Parenting a Struggling Young Adult

November 21, 2019

Those of us who have wrestled with how to best help our “struggling young adult” children may feel that there are two oxymorons in the title of this blog. First, the concept of our children as “young adults” seems far from reality at times. And second, depending on the nature of the struggles, we may feel as if we are barely functioning effectively as parents. While there is no one guaranteed correct approach, over many years of continuous learning, professional and personal, there are a few key points which it has helped me to remember myself and to share with my clients. Several come from relatively new developments in brain science that impact how we think about this age group.

An important thing to take into consideration is the concept of “young adulthood.” Laurence Steinberg, PhD, a renowned psychologist and professor at Temple University, has written an excellent book, The Age of Opportunity: Lessons from the New Science of Adolescence which brings together cutting edge research on brain neuroscience with the practical considerations of what this means to working with adolescents and young adults. Dr. Steinberg says that scientists who study childhood development in the United States across different socio-economic populations and compare it to childhood development in previous time periods have noticed that “the bottom line is that for boys as well as girls adolescence lasts longer than it ever has - three times as long as it did 150 years ago and more than twice as long as it did in the 1950s.”  This means that we have some adjusting to do in our thinking and in how we structure the services we provide to support this population. “Parents, schools, and society have not yet adjusted to a world in which seven-year-olds are starting to show signs of sexual maturation and twenty-seven year olds are still dependent on their parents for financial assistance.” It also explains why, as parents, we often feel as if our young adults are behaving as if they were teenagers. In many ways they still are!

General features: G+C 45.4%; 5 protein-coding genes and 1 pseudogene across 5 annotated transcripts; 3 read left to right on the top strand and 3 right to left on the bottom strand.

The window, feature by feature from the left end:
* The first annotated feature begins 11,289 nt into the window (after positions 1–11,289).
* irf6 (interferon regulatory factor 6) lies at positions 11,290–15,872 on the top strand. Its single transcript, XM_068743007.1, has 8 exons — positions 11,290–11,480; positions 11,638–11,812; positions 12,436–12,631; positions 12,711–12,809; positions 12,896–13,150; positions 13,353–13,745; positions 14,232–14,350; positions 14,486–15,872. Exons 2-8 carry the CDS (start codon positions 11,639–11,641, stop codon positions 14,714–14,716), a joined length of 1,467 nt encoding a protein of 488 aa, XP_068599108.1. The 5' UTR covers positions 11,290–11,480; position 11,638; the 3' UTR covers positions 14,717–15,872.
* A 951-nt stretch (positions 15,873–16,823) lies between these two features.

This isn’t necessarily a bad thing. There are many advantages to the fact that “adolescence” is extended. The plasticity of the brain allows these young people to absorb more new information for longer, for example by staying in school until they are older and pursuing advanced degrees. In previous centuries they would have typically been out earning a living, or worse, off fighting in a war. Plasticity in the brain during this extended period of development from approximately age 13 to 26 allows them to repair damage more readily for longer as well. Unfortunately, it also makes the brain more vulnerable to damage during this period which can be readily inflicted by the lifestyles that many young people today pursue in their late teens and early 20s. Risky behavior in this extended adolescence makes their brains more susceptible to the short and long term potential impact of that behavior. A few examples of the risky behaviors that this age group frequently engages in which places their brains at risk are their use of dangerous substances such as “molly” and synthetic marijuana which have varied ingredients almost always unknown to the user, or substances that might be laced with things like fentanyl which can be deadly. “Illegal versions of fentanyl were largely responsible for tripling the death rate from synthetic opioids in just 2 2015”. Even today’s cannabis-derived substances, frequently dismissed by parents who say “well I used to smoke pot”, present risks that far exceed what the pot of the 1970s and 1980s presented. Smoking “regular” marijuana today brings a significantly higher amount of THC directly to the user than it did to users in the 1970s or even 1980s. According to a government study the levels were as low as 4% in 1975 and averaged over 12% in 2014.  Many professionals cite levels anecdotally as high as 20-40% today in weed smoked regularly. THC, the ingredient in marijuana which causes the “high” experience is a hallucinogen and can bring on symptoms of psychosis, paranoia and other disturbing manifestations. These may be temporary or lasting, but seeking appropriate help from mental health and medical professionals who are trained to deal with these symptoms and this age group is critical to both short and long term consequences. How THC will impact each individual varies significantly and is impossible to predict, but today a clinical professional with up-to-date knowledge can use a variety of treatment approaches to mitigate immediate and, hopefully, long term effects as much as possible.